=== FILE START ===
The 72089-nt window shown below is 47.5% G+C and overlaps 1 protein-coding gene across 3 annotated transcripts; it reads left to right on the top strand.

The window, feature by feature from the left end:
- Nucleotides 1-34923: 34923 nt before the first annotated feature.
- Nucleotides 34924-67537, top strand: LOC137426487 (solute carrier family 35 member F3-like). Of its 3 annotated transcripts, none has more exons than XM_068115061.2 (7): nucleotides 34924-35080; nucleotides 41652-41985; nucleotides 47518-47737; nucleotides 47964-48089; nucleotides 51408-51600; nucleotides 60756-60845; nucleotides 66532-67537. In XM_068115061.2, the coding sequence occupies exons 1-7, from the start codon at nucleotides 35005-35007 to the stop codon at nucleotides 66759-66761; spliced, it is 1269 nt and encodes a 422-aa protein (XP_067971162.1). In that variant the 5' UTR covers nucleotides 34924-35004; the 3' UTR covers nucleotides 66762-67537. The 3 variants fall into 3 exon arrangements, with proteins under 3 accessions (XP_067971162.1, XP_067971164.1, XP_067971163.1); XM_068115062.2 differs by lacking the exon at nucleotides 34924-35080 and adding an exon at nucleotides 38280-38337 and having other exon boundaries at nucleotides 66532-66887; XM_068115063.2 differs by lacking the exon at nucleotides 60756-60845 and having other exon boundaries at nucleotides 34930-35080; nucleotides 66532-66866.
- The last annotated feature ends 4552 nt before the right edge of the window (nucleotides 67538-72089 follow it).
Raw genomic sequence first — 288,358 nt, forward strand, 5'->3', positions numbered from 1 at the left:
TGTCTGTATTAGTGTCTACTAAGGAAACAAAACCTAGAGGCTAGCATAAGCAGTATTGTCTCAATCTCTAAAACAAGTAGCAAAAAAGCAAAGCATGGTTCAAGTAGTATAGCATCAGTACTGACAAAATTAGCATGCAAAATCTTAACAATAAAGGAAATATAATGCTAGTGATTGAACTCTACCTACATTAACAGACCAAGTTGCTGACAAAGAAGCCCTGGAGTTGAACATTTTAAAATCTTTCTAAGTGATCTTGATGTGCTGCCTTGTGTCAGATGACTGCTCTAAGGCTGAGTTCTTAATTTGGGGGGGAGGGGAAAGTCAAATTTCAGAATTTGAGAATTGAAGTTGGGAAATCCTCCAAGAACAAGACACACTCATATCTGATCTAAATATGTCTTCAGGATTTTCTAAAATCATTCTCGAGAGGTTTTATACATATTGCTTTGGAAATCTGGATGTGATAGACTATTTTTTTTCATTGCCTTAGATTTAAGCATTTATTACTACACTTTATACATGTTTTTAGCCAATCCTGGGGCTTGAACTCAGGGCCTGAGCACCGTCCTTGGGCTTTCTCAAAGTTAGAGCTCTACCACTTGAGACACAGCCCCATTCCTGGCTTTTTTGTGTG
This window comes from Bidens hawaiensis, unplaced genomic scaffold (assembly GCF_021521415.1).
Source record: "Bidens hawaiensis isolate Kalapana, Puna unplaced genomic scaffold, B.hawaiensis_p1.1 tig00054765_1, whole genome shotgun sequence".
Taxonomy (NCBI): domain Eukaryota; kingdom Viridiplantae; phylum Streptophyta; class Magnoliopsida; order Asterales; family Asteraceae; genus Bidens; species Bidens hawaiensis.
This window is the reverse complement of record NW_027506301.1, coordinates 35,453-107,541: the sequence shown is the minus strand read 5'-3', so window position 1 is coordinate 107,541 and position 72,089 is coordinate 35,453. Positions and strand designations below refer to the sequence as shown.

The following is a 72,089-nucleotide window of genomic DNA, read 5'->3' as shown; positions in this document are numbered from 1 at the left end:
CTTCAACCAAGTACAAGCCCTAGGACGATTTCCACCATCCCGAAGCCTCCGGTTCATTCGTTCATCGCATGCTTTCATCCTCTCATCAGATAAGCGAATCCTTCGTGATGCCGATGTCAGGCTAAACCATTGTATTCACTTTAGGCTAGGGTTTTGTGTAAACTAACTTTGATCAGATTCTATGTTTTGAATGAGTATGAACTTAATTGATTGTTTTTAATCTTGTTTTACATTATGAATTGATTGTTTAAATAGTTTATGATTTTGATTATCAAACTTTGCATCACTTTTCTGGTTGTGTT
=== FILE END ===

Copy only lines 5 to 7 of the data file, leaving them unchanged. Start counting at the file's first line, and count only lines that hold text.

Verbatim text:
- The last annotated feature ends 4552 nt before the right edge of the window (nucleotides 67538-72089 follow it).
Raw genomic sequence first — 288,358 nt, forward strand, 5'->3', positions numbered from 1 at the left:
TGTCTGTATTAGTGTCTACTAAGGAAACAAAACCTAGAGGCTAGCATAAGCAGTATTGTCTCAATCTCTAAAACAAGTAGCAAAAAAGCAAAGCATGGTTCAAGTAGTATAGCATCAGTACTGACAAAATTAGCATGCAAAATCTTAACAATAAAGGAAATATAATGCTAGTGATTGAACTCTACCTACATTAACAGACCAAGTTGCTGACAAAGAAGCCCTGGAGTTGAACATTTTAAAATCTTTCTAAGTGATCTTGATGTGCTGCCTTGTGTCAGATGACTGCTCTAAGGCTGAGTTCTTAATTTGGGGGGGAGGGGAAAGTCAAATTTCAGAATTTGAGAATTGAAGTTGGGAAATCCTCCAAGAACAAGACACACTCATATCTGATCTAAATATGTCTTCAGGATTTTCTAAAATCATTCTCGAGAGGTTTTATACATATTGCTTTGGAAATCTGGATGTGATAGACTATTTTTTTTCATTGCCTTAGATTTAAGCATTTATTACTACACTTTATACATGTTTTTAGCCAATCCTGGGGCTTGAACTCAGGGCCTGAGCACCGTCCTTGGGCTTTCTCAAAGTTAGAGCTCTACCACTTGAGACACAGCCCCATTCCTGGCTTTTTTGTGTG